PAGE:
(61) St.Andrews, (62) Dundee, and (63) Aberdeen

GB 61-63 sm Scotland, bonny Scotland. Och aye. We’ve got past Glasgow and Celtic now, and now on to the other parts of Scotland. I didn’t leave enough spots for places like Stirling, Arbroath, Stenhousemuir, Forfar Athletic, Queen of the South, or other places I remember from lower division Scottish football tables. Speaking of which, I used to collect Panini football stickers, and after all the English clubs were out of the way you;d get the Scottish clubs, and they would be half-sized, two players per sticker, and you had some names etched into my memory, Murdo McLeod, Maurice Malpas, and they didn’t all have M names. Remember Campbell Money? Well that’s still an M name I suppose. Tosh McKinlay, Willie Miller, there was a guy called Fraser Wishart, and a Crawford Baptie. Enough of this, let’s see some Scotland.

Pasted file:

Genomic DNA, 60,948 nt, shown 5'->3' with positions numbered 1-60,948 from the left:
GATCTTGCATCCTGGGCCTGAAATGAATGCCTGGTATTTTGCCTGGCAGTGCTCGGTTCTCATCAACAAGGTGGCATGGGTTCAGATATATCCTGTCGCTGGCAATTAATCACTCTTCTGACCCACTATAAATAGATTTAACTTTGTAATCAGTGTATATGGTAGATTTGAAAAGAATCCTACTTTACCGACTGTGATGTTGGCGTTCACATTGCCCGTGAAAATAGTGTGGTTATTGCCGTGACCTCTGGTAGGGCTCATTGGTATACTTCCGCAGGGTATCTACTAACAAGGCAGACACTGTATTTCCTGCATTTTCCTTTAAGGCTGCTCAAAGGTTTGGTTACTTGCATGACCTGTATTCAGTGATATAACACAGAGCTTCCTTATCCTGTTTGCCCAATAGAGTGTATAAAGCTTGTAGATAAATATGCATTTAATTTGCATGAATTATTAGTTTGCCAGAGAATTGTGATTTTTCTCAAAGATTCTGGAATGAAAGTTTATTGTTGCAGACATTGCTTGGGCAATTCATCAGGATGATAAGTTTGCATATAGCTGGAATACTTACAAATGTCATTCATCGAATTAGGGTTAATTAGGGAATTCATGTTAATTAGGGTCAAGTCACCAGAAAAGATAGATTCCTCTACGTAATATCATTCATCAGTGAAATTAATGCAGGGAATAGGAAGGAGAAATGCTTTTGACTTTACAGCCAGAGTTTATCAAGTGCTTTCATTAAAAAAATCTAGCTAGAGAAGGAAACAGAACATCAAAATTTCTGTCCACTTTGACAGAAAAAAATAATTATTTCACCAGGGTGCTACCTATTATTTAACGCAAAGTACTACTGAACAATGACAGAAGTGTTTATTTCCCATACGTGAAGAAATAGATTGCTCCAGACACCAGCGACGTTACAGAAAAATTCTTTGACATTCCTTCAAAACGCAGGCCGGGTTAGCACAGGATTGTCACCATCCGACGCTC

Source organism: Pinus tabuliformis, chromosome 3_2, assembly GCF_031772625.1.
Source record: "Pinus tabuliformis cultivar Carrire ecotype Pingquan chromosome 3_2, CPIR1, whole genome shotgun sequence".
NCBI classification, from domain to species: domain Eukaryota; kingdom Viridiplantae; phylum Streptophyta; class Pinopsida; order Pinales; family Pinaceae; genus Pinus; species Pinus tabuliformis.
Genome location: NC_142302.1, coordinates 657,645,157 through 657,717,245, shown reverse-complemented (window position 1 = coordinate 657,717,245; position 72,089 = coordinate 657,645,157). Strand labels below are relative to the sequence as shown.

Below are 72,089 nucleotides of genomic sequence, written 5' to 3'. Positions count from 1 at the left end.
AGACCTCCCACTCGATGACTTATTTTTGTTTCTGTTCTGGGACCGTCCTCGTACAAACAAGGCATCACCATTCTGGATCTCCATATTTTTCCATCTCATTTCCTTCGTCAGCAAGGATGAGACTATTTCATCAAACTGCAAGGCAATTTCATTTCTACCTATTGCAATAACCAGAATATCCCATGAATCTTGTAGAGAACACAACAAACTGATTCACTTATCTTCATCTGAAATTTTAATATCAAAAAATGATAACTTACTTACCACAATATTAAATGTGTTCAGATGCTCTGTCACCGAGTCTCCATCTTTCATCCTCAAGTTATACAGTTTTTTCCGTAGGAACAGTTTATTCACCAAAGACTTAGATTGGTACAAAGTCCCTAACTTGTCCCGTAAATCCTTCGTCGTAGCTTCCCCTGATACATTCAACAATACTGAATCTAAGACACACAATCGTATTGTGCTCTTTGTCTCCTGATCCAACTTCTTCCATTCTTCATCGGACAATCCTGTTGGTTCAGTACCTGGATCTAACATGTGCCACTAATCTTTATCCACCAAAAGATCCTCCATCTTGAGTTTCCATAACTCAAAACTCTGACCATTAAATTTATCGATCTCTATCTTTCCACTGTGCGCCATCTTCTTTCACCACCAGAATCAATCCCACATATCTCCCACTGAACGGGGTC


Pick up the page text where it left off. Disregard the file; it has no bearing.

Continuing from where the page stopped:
First stop is St.Andrews, which is famous for two things – Golf, and William and Kate. This is where the sport of Golf was born, here in St.Andrews, when famously they were playing a game of football when one lad decided to pick up the ball, place it on a tee, and hit it into the goal using a metal club, and that’s how Golf was discovered. Now of course there are all sorts of types of Golf, you have regular Golf, Mini-Golf, Crazy-Golf, Golf League, Golf Union, Australian-Rules-Golf, Volkswagen Golf, and the Golf War. I’m not allowed to watch Golf in our house because apparently I make too many silly jokes about it, which surely isn’t true. So I’ll move on from the Golf to the other thing St.Andrews is known for, Wills and Kates. They went to university here, and met here, and the rest is History of Art. Obviously I am talking about the Heir of Windsor and Duchess of Middleton and not the American reality TV couple Will and Kate Plus Eight, though they may also have met here. I wonder what happened to them? I don’t really. I stopped watching them when Sister Wives came out. I wonder what happened to them? No I don’t. I wonder what happened to Wills and Kates? St.Andrews University – the oldest in Scotland – has many famed alumni though, you’ve got Edward Jenner (no relation to the modern Jenners), John Pringle (nothing to do with the crisps), John Knox (unrelated to the TV show Opportunity Knox). Now, St.Andrews does look like a nice place, though I bet that North Sea blows in a chill wind through your bagpipes. It’s a lovely looking town, few too many golf shops, but I drew this charming little bookstore. One more thing – St.Andrew is the patron saint of Scotland. You’ve heard of St.Patrick for Ireland, you know St.George for England, you may be familiar with St.David for Wales, well St.Andrew is the saint for Scotland and its his cross on the national flag, the Saltire. We Britons learn the four Saints as kids, along with the other four national symbols, the Rose, the Shamrock, the Thistle and the Daffodil. Or the Leek, I forget now.